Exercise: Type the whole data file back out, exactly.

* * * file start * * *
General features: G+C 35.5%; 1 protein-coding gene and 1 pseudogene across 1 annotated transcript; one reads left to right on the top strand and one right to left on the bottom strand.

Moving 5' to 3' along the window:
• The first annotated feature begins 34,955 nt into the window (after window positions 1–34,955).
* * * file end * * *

General features: G+C 35.5%; 1 protein-coding gene and 1 pseudogene across 1 annotated transcript; one reads left to right on the top strand and one right to left on the bottom strand.

Moving 5' to 3' along the window:
• The first annotated feature begins 34,955 nt into the window (after window positions 1–34,955).